[Outlook]A fatal arroganceTen years have passed since the financial crisis of 1997. Back then, I wrote a column that said it would take 10 years to revive our economy and we should be prepared for that. In the ’90s, the United States began 14 years of restructuring. Japan’s economy was sluggish for eight years after its bubble burst. The headline of an editorial in the Asahi Shimbun said that Japan should be ready for five more years of hardship. Japan’s economy is reviving now. But Korea’s economy is facing a fundamental crisis. The restructuring of Korea’s economy is only half complete and the Korean people do not grasp this reality. They are overly confident about their economy and do not feel that a crisis is near that will inhibit growth.
A free trade agreement with the United States has been signed. Negotiations for another trade pact with the European Union have begun. A free trade agreement does not mean heaven or hell for our economy. Kenichi Omae, a management consultant, speaks bluntly about Korea’s economy. He advised that we should celebrate the free trade agreement with the United States for two weeks, no more, and then come back to reality.
Omae reminded us that the North American Free Trade Agreement, which, at the time, created the world’s largest trade bloc, has been in effect for 13 years. However, Japanese automobiles have a 30 percent share of the United States market, even though the two countries have no free trade agreement. He maintains that successful trade is not something that the politics of a free trade agreement can handle but is a function of aggressive entrepreneurial activities.
Two months ago the Samsung Group Chairman Lee Kun-hee warned that our country will enter a crisis within four or five years unless Samsung and the entire country revises working practices. The Korean authorities were unhappy because the media reported his remark as a major news story but failed to pay attention to what he meant. The problem for Samsung Electronics, as for many Korean companies, is that their sales keep increasing but their profits have been falling since 2004, because the company has yet to find a new range of uniquely competitive products.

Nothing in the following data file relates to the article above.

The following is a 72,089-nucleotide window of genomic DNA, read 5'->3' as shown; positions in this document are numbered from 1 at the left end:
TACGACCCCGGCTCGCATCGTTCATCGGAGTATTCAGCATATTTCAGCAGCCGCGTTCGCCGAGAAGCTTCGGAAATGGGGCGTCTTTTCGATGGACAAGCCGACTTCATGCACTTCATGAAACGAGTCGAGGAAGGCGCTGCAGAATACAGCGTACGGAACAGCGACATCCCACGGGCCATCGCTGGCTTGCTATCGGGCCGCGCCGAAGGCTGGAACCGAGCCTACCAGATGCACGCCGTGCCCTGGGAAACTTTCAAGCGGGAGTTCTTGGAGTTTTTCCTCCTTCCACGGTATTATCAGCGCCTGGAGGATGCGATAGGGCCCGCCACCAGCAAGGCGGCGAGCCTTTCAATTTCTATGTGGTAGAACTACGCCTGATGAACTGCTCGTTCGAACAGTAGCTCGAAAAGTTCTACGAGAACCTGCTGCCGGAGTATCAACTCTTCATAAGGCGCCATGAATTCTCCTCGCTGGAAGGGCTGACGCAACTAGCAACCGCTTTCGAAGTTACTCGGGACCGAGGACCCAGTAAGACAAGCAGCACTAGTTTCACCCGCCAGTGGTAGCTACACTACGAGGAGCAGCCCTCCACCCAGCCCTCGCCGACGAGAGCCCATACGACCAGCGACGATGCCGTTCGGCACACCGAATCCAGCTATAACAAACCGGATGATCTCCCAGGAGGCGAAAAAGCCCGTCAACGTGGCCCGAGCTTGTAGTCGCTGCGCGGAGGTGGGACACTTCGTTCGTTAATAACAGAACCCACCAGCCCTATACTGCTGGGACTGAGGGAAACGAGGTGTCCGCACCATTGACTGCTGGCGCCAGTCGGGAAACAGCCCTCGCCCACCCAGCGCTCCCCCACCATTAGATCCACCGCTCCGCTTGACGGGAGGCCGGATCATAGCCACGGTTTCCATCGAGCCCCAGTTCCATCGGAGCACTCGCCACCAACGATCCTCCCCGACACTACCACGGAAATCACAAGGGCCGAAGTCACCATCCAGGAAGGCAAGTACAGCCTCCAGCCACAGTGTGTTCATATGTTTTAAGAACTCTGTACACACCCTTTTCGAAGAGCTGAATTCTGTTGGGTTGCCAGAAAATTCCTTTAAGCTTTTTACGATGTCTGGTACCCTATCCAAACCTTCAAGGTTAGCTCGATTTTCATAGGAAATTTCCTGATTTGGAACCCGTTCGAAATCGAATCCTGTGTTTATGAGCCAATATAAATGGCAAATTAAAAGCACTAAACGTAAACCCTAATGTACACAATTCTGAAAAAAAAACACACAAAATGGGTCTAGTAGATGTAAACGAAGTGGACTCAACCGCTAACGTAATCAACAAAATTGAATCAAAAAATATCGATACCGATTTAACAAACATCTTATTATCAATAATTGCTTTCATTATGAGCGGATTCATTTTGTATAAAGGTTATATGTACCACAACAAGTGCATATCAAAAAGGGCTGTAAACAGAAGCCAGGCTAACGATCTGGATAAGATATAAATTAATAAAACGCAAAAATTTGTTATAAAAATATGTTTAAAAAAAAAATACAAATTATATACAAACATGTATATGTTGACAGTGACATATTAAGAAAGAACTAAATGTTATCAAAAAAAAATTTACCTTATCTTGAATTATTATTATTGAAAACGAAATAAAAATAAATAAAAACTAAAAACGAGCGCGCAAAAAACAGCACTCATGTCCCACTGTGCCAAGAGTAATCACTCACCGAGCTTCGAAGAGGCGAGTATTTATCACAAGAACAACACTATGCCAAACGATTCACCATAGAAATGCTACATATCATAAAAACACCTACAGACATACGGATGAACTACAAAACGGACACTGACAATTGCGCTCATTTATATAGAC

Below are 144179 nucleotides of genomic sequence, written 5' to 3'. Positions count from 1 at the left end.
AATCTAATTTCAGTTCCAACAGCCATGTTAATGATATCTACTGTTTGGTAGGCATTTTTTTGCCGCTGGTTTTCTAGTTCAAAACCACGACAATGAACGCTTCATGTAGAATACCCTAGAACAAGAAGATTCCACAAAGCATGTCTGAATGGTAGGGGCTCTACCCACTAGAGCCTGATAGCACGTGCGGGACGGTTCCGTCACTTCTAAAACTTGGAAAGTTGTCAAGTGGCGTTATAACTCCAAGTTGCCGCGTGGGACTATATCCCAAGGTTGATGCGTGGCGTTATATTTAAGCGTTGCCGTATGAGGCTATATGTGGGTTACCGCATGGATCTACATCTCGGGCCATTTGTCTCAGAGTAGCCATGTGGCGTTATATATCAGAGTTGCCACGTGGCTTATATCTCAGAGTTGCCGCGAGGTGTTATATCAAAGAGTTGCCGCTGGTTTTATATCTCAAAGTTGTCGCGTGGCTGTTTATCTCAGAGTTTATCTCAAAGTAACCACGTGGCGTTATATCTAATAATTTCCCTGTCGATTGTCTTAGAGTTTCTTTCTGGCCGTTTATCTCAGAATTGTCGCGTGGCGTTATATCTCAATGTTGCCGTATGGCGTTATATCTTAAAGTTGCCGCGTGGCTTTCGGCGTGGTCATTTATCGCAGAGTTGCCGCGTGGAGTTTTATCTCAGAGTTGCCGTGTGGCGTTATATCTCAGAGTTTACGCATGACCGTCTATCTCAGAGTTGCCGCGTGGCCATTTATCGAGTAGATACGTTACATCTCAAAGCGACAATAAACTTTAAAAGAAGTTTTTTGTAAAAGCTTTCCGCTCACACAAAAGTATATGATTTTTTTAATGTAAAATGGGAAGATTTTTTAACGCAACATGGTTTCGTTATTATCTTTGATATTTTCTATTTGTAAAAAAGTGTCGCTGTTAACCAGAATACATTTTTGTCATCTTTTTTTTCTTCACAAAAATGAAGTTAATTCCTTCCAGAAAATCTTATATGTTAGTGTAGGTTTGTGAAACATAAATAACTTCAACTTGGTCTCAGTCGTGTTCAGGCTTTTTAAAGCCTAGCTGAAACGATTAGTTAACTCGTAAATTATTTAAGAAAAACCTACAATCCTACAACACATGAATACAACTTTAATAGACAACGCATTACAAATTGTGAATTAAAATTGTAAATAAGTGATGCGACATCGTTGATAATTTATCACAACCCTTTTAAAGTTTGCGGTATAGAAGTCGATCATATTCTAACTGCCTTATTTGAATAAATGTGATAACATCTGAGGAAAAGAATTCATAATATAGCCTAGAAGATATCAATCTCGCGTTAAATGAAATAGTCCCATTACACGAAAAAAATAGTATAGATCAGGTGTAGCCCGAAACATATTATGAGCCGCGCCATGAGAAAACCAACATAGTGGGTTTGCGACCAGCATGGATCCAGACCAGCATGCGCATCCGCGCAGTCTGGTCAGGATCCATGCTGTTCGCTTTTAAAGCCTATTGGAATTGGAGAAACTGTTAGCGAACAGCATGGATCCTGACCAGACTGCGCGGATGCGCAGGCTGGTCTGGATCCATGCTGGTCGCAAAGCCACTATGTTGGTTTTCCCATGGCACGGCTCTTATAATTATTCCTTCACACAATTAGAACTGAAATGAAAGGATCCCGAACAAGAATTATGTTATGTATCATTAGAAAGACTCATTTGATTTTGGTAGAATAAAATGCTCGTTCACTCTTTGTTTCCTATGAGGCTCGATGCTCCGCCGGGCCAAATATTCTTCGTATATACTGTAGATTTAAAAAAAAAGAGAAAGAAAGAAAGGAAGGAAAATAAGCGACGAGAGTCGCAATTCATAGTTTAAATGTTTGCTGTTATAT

Hisashi Ono, the Seoul branch general manager of the Nomura Research Institute, warned that Korea’s economy faces four major obstacles. His warning was important, but the media did not pay attention to it because of the festive mood generated by the free trade agreement with Washington.
The first obstacle is technology. Korea can’t invest enough to catch up with U.S. and Japanese technology while being chased by China, which has more competitive prices.
The second is profits. When one item has a large market share, profits decrease. Taiwanese companies make more profits, relative to their costs, even though they do not have the world’s best or largest companies.
The third is market domination. We cannot compete with China with its massive investment in equipment and ability to mobilize capital.
The fourth is high technology. In the information and service industries, we have insufficient intellectual resources and weak brand power. In most businesses, Korean companies depend on Japan for vital parts. In Japan, there are hundreds of parts companies that have a 60 percent market share and they are backing the renaissance of the Japanese manufacturing industry.
What frustrates us more than these grim realities is that the people in power and in political circles do not sense the impending crisis. If we want to benefit from a free trade agreement, investment must be increased, not just trade.
For that regulations must be reduced, strategies for equal development in all regions must be re-examined and market mechanisms must be restored. A new growth model is desperately needed to replace the government-led growth model. But the government is busy improving inter-Korean relations, as if the Kaesong industrial park in North Korea represented our economic salvation.
As for real estate policy, housing prices must be kept under control. But to block the withdrawal route while putting deadly pressure on interest rates is not wise. The bottom 20 percent in terms of income require loans to survive. But still, the president appears relaxed, saying that the economy is working as he would wish.
The people in the administration believe that they are the only ones who are pursuing peace and reform. While being obsessed with an out-moded model of the welfare state, they persistently and arrogantly believe that growth, welfare, income equality and a fair distribution of wealth can be achieved at the same time. This is a fatal form of arrogance that threatens to kill our economy.
*The writer is a senior columnist of the JoongAng Ilbo. Translation by the JoongAng Daily staff.
by Byun Sang-keun